Tuesday, January 09, 2007

Cheater, cheater

23.5 percent.

Less than one-quarter of the Hall of Fame voters put Mark McGwire on their ballots.

For someone who crushed pitching for five years thanks to juicing a remarkable workout regimen, McGwire certainly didn't get many votes.

Then again, he was a mostly-average first baseman with a lot of power for five or six seasons. That, in and of itself, doesn't seem like enough to get anyone elected. Maybe people looked at his overall career and realized that it didn't merit consideration.

Or maybe they looked at what happened starting in 1993 and realized that there really aren't a lot of players who suddenly get their power stroke midway through their careers.

Gossage didn't get in? That's a surprise. Jim Rice didn't get in? What does he have to do, put on a Yankees cap?

Albert Belle got 19 votes. Paul O'Neill 12. Jay Buhner 1. These people realize that this is the national Hall of Fame, right? Sportswriters wonder why players seem to have such a low opinion of them ...

I hope McGwire gets 4.9% of the vote next year. Then he can spend the rest of his days not explaining how he feels about missing out on the Hall of Fame, just like he doesn't explain why he didn't have anything to say about the past when he testified - strange behavior for someone who volunteered to speak out about drug use. (Maybe he thought he was being asked to recommend it.)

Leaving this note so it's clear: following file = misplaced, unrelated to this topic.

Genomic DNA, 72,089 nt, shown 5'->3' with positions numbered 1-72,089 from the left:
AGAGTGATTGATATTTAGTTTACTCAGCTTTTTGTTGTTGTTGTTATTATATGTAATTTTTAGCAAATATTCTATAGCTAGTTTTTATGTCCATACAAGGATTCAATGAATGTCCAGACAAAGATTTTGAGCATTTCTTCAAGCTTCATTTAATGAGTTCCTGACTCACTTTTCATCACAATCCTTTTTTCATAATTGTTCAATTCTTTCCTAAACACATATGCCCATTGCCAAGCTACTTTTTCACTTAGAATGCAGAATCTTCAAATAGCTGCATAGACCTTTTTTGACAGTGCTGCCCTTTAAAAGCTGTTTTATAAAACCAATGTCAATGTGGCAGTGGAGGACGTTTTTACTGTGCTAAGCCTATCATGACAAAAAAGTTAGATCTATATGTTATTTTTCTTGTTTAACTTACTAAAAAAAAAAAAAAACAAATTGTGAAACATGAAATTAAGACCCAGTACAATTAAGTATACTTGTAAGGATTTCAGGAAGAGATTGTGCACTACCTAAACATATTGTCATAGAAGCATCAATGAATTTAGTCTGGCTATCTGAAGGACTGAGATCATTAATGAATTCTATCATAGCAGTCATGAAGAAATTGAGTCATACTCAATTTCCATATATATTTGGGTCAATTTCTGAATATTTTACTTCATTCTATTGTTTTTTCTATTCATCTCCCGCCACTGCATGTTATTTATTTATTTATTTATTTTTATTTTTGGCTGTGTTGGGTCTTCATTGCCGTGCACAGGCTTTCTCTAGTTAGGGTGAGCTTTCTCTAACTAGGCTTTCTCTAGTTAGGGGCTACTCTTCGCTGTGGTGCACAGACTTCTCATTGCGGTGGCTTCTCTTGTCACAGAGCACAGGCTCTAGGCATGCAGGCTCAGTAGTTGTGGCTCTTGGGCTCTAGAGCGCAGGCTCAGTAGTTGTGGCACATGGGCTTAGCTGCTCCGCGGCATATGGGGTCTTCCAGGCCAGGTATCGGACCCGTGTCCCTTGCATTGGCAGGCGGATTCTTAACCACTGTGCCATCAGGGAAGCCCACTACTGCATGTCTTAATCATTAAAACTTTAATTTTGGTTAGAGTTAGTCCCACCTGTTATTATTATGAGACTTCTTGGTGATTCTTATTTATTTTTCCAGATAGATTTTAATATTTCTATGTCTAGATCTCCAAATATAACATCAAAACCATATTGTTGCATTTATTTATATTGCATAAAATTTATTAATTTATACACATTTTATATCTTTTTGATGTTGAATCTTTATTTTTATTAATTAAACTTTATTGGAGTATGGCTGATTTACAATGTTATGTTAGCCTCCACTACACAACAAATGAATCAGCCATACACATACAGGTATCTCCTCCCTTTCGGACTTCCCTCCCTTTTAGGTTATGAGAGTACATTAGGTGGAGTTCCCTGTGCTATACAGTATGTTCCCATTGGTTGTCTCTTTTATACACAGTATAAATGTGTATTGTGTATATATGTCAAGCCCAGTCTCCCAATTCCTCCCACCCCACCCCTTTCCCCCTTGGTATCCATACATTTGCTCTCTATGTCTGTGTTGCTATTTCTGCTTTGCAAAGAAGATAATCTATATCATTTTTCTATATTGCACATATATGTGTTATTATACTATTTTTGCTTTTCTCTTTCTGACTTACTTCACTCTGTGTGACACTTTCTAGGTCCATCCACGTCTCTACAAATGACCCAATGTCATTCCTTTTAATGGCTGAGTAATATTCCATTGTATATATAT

Sorry, Mark, but I have your '88 Topps card. You were 24. You weighed 220. You looked about like I did at 24 (well, much taller, but you know what I mean). And you want us to believe that it was all natural. What did you do at USC, get other people to carry your books?

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